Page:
Workhuman’s Stephanie Sheehan tells us about her career ups and downs and why the world needs platform engineers to solve problems that are not easy fixes.
Early in Stephanie Sheehan’s tech career, she accidentally deleted a database that was in production. “You can imagine the stress. I couldn’t sleep for two days afterwards,” says Sheehan, currently a senior director of platform engineering at Workhuman. That title tells us that this horror story has a happy ending; Sheehan has had an impressive career trajectory by most people’s standards. Before she joined Workhuman she was a VP of operations and a VP of engineering. More on the successes shortly.
But first, back to the database deletion debacle again. “What I realise now is that I was working in a start-up… we were winging it… we had three live customers and we learned a lot about backups and access control,” Sheehan recalls.
Like anyone, she says there have been “many ups and downs” in her working life. “What I’ve learned is every moment is a teaching moment (even if it doesn’t feel like it). We recover from even the worst interruptions to our best-laid plans and everything will work out okay in the end.”
A different perspective
Engineering is Sheehan’s main passion and her time working as a VP of operations helped her realise that. The role did give her an appreciation for business, which she thinks stands to her and makes her different from other engineers. “Sometimes in engineering, we can be removed from the coalface and lose perspective on what’s important,” she says, adding that “equally sometimes the business can lose sight of what’s important or needed for a healthy productive engineering organisation.”
Her experience as both an engineer and a business manager has helped her a lot at her current role at Workhuman. “My day-to-day role includes people management of the management team and principal engineers within our group. I oversee activities across all our groups, so this includes anything from planning and coordination to resourcing to communications and troubleshooting.” She also works quite closely with other stakeholders such as product partners, architecture and product engineering leaders.
She says that most days are a juggling act between leading her team, liaising with clients and working on projects. “My days can become meeting-heavy so I try to prioritise and be present where there is most need for me. The platform teams are pretty autonomous but sometimes projects need a little more attention or unblocking.”
‘If I was to sum it up, a passion for technology and problem-solving is the key to working in platform engineering’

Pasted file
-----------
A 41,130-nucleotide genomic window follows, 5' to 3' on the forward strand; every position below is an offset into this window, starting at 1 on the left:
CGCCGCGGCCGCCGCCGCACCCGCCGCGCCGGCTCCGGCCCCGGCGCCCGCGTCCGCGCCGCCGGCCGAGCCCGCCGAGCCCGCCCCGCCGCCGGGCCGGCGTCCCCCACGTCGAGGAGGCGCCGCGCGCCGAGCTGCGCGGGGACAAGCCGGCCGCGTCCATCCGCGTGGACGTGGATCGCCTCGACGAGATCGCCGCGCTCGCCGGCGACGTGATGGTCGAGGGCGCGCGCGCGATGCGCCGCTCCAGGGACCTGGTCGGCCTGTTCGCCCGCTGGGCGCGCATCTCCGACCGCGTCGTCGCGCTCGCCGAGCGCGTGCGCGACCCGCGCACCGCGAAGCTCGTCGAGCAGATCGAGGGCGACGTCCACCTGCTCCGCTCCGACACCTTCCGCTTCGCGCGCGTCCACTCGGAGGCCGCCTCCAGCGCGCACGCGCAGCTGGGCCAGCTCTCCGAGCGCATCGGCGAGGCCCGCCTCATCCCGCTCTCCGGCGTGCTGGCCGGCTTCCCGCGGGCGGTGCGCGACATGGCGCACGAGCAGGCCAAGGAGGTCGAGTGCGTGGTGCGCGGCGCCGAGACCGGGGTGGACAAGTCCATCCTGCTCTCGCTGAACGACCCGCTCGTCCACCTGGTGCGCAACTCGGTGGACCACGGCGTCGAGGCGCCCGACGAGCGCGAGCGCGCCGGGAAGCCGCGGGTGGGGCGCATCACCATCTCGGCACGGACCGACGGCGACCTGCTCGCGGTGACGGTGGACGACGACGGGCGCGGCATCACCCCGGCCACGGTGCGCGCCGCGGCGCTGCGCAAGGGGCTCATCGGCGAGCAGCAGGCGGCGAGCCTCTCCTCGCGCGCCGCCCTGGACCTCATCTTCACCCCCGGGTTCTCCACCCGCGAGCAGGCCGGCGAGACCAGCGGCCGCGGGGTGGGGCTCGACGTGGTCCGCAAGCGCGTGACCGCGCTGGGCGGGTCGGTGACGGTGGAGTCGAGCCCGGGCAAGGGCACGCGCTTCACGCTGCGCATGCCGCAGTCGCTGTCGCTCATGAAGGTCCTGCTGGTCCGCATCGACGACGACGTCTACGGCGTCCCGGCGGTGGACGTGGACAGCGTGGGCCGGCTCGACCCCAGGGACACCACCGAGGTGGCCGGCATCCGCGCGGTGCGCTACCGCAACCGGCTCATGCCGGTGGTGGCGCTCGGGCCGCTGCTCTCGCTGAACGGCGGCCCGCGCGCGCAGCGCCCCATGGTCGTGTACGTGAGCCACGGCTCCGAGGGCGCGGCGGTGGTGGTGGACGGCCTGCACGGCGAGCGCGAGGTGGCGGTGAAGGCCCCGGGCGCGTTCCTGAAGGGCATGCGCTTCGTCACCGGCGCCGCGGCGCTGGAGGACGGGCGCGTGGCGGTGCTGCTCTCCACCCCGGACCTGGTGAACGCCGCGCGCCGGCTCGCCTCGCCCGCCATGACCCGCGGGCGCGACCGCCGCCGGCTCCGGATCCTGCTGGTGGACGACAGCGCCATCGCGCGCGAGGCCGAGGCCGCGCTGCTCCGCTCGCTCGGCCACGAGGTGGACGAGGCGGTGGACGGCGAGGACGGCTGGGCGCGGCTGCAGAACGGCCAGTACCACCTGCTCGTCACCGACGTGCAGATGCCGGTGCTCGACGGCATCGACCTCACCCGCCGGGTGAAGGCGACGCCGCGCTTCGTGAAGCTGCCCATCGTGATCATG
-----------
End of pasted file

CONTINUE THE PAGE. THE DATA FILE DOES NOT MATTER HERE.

Sheehan says there are a lot of definitions of what good platform engineering is. Her team assists Workhuman’s product development teams to build out features and improve functionality. “Our goal is to enable those product development teams to go faster by removing or abstracting away some of the low-level concerns to allow teams to fully concentrate on building customer value.
“An example of that would be if a product development team is ready to build a new service, we provide the tooling to stand up the infrastructure, we generate a template service and a deployment pipeline for that service so that engineering teams are up and running in minutes.”
Sheehan’s team also offers “horizontal services, like, for example, Kafka messaging which has Workhuman best practice around observability, security and monitoring built in so that teams do not need to worry about getting all that in place”.
Passion for problem-solving
There is a lot of problem-solving involved in being a platform engineer, and Sheehan believes that a key trait of a good platform engineer is enjoying that process. “I think good platform engineers love solving hard problems. We often work on projects that are less shiny to the rest of the business but from a technologist’s point of view are critical and very rewarding projects. If I was to sum it up, a passion for technology and problem-solving is the key to working in platform engineering.”
“Sometimes, of course, we miss,” she points out. “It can often feel like changing the tyres of a Formula 1 car without the pitstop. So one of the most important factors of platform engineering is a solid trusting relationship with our partners and the understanding that we will work together to get it right.”
Happily for Sheehan and her team, there is “a huge focus on platform engineering in the industry at the moment”. Systems are getting more complex and product teams rely on platform engineers increasingly when it comes to providing value to the customer. For anyone looking at platform engineering as a career option, Sheehan says there is “a lot of variance” in the types of roles.
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